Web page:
"Maria has long represented herself and her life experiences in multi-media works that combine ceramics, painting, sculpture, and installation in constructions that embody issues of loss, femininity, women's roles, and identity," Damian explains. "She has never wavered from her commitment to create works that are dense with serious personal symbolism and yet can be quite humorous."
In 2009, FIU art history professor Juan Martinez wrote the book Maria Brito, published by UCLA Chicano Studies Research Center Press of Los Angeles. A year later, at Book Expo America in New York City, his book was awarded "Best Arts Book--English" by Latino Book Awards.
This exquisitely illustrated volume about Brito belongs to the series "A Ver: Revisioning Art History," which explores contributions Latina and Latino artists have made to American and world art history. It highlights Brito's signature installations--mixed-media interior spaces imbued with symbolism and emotion--as well as her paintings and sculptures. "As Brito and her art have broken cultural, social and artistic barriers," Martinez writes, "they have made a notable contribution to the diversity and dynamism of contemporary art."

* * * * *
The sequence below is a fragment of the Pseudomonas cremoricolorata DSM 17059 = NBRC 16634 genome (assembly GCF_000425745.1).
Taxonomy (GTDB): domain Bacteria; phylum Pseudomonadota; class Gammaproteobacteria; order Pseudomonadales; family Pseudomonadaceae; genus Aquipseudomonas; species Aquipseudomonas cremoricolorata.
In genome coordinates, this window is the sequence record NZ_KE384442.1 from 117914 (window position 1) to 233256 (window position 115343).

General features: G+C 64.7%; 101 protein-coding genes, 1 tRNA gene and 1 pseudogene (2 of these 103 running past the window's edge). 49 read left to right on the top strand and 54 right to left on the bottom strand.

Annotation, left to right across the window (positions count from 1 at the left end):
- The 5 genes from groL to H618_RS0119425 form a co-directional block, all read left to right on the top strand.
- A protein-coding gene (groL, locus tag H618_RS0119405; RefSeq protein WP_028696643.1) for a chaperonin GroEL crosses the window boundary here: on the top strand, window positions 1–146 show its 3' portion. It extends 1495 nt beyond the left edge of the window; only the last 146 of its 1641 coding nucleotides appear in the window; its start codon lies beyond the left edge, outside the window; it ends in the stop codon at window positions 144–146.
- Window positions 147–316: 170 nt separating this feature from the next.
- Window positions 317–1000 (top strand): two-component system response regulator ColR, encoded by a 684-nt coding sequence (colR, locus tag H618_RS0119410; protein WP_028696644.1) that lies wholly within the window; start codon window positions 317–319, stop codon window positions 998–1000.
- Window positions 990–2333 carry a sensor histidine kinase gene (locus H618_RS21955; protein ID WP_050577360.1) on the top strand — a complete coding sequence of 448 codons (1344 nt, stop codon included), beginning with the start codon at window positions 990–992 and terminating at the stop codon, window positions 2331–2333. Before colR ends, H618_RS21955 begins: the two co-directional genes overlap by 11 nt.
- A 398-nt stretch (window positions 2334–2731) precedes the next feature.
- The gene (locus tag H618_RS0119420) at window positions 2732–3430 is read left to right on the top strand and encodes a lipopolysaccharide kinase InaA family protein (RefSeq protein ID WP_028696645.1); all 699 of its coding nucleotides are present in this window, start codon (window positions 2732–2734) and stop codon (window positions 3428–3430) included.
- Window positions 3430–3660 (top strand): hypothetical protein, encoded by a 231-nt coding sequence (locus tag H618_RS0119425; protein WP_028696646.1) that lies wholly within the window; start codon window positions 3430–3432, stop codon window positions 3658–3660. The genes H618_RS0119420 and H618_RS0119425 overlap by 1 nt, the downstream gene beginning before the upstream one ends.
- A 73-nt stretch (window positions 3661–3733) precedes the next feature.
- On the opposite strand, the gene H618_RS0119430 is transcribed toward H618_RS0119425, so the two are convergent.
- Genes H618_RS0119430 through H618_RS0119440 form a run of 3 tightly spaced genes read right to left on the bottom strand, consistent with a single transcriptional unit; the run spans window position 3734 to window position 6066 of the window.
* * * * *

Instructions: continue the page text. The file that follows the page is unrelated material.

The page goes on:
His book looks at Brito's artistic career in the context of recent Miami history, touching on how interest in Latin American culture increased significantly in the 1980s in the United States. This cultural shift, along with growing opportunities for women, coincided with her hard-working life as an art teacher, mother, and artist.
"For me, getting married and having a family was what I was supposed to do," Brito said. Still, she says, her father emphasized the importance of being educated so that she could support herself. "If you have a good education, no one can ever take that away from you," she recalls that her father would tell her. This was indeed a mantra for the close-knit Cuban-born family transplanted to Miami.